• We focus on the development of the individual – like a parent’s love for the child, the elder sibling’s love for the kid, the teacher’s love for the student or the love for the spouse after the ‘feeling’ has run its course. We try to meet the needs of the beloved, and not our own needs, often at significant cost to us. The instinct of love at the first sight of the child is usually replaced by a more stable love, but only after years of putting the child’s interest above our own. This is an acid test: true love is self-less, and our own needs must come a distant second.

  • We respect, very often celebrate, the individuality of the other person. We accept that the other person has right to his/her own views, which may be different from ours. It follows then that dependency, which tries to inhibit freedom rather than liberate and celebrate free will, is also not love. Dependent marriages, like we often see in India, maybe lasting and secure but this security is purchased at the price of freedom and the relationship serves to retard the growth of the individual. The over-protective mother who continues to shield her adult son ‘from the ways of the world’ may be guided more by her own insecurities and biases and her need to strengthen the attachment, than her son’s real (and long-term) welfare. It is very easy to condone such retarding behavior as ‘innocent love’, but the driving force in this case is often the mother’s (suppressed and subconscious) need to have someone dependent on her. The unintended long term consequences of such a dependency can be disastrous.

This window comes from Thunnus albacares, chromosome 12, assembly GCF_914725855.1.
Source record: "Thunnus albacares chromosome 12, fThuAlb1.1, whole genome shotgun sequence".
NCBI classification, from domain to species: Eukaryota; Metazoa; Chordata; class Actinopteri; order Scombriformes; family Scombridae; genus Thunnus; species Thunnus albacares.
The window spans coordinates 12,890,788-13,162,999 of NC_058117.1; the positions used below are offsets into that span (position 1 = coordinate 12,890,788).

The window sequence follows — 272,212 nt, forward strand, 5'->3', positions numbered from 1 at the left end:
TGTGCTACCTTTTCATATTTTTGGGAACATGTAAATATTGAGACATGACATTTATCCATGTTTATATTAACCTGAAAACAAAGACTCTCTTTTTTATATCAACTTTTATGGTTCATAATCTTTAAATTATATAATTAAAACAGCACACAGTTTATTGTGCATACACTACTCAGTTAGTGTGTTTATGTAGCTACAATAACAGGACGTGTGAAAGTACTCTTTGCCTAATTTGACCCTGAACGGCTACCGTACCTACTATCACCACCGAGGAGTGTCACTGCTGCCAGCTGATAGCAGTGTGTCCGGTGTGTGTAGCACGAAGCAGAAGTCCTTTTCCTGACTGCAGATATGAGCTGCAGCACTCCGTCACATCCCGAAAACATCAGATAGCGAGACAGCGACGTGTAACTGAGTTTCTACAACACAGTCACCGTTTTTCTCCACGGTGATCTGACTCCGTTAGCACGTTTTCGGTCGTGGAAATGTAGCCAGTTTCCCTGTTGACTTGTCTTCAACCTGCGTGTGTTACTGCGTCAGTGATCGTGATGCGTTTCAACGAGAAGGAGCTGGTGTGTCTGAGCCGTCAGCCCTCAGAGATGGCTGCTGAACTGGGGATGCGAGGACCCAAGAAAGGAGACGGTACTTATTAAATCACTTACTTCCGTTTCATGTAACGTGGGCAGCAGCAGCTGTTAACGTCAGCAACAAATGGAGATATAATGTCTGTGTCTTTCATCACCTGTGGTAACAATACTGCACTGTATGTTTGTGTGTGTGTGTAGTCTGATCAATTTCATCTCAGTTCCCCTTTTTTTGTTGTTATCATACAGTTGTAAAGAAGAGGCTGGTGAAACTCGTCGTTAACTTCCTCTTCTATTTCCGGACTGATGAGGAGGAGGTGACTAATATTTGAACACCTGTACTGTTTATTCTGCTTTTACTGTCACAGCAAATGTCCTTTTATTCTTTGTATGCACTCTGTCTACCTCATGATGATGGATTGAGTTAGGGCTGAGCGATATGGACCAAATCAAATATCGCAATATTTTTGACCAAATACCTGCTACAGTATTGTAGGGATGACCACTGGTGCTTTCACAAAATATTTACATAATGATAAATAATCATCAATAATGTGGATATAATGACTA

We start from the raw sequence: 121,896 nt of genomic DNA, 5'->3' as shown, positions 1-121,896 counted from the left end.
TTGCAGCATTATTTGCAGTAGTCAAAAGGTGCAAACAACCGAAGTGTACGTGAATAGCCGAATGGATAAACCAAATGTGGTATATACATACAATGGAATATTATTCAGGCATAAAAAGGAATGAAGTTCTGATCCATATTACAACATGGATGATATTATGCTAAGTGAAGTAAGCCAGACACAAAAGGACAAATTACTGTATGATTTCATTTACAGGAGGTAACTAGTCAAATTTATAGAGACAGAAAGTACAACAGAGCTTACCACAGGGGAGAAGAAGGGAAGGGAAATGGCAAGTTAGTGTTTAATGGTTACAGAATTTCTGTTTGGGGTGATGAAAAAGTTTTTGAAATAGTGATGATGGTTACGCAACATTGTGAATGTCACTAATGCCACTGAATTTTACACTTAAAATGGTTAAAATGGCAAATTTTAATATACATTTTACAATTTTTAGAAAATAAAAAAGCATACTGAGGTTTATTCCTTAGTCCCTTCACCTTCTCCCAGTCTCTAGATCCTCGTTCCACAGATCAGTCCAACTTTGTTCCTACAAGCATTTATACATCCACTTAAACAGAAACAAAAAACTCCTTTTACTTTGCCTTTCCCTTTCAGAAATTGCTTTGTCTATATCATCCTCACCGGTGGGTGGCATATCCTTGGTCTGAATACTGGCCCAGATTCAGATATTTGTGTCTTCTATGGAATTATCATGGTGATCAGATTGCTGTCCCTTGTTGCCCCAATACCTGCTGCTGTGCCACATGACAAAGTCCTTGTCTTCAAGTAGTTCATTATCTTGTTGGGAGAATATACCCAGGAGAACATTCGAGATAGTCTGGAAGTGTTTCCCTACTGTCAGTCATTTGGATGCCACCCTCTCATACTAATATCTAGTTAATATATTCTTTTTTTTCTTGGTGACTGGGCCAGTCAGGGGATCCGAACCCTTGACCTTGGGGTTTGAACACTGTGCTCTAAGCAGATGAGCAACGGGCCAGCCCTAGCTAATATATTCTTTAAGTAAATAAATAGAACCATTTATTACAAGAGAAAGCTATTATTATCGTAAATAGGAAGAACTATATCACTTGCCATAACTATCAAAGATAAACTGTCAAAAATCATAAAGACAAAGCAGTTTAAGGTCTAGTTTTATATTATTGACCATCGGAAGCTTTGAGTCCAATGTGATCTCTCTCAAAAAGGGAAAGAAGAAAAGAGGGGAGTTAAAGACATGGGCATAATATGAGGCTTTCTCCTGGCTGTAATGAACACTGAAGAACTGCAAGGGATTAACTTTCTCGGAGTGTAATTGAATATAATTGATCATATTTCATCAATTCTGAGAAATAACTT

• It requires long term commitment. The ‘feeling of love’ – while blissful and completely natural – is often transient and starts waning when the underlying instinct, often sexual consummation, is fulfilled. It may (or may not) then grow to a more mature love, with deep and long lasting commitment. So many young boys and girls profess their ‘everlasting love’ for each other at age 16, only to move on to the next partner within 2-3 years. Most of them are not trying to cheat, but just do not understand that the feeling they are confusing as ‘love’ is, by definition, infatuation. There will be universal conflicts in any relationship – other distractions, dependency and ‘space’, my relatives and your relatives, ‘differences’ and acceptance – which can be resolved only with the comfort that the obvious tiffs over these issues will in itself not destroy the relationship. There will still be fights over issues, but not fights over the person, and certainly not fights over ‘should this relationship continue’.

Love then, like Dr. Stephen Covey says, is a verb… an action: we choose to love someone. It is also relatively easy to satisfy the other person’s material needs and we all are guilty of showering gifts on our beloved but keeping them neglected emotionally. Gulzaar’s daughter mentioned in her memoirs that her fondest memories were of the ‘brand new poetries’ Gulzaar saab wrote specially for her on each birthday. And we are amazed by the gift Nehru gave to his daughter – one letter every day for years, outlining practically the entire history of the world. That requires effort and time, and like all of us lost in this ‘mart of economic strife and gain’, I am often guilty of instead settling for the relatively easier nicely packaged gift from the local Archies.

See, beyond ‘love the feeling’ lies ‘love the action’, and that requires effort and discipline…

– Nishant Saxena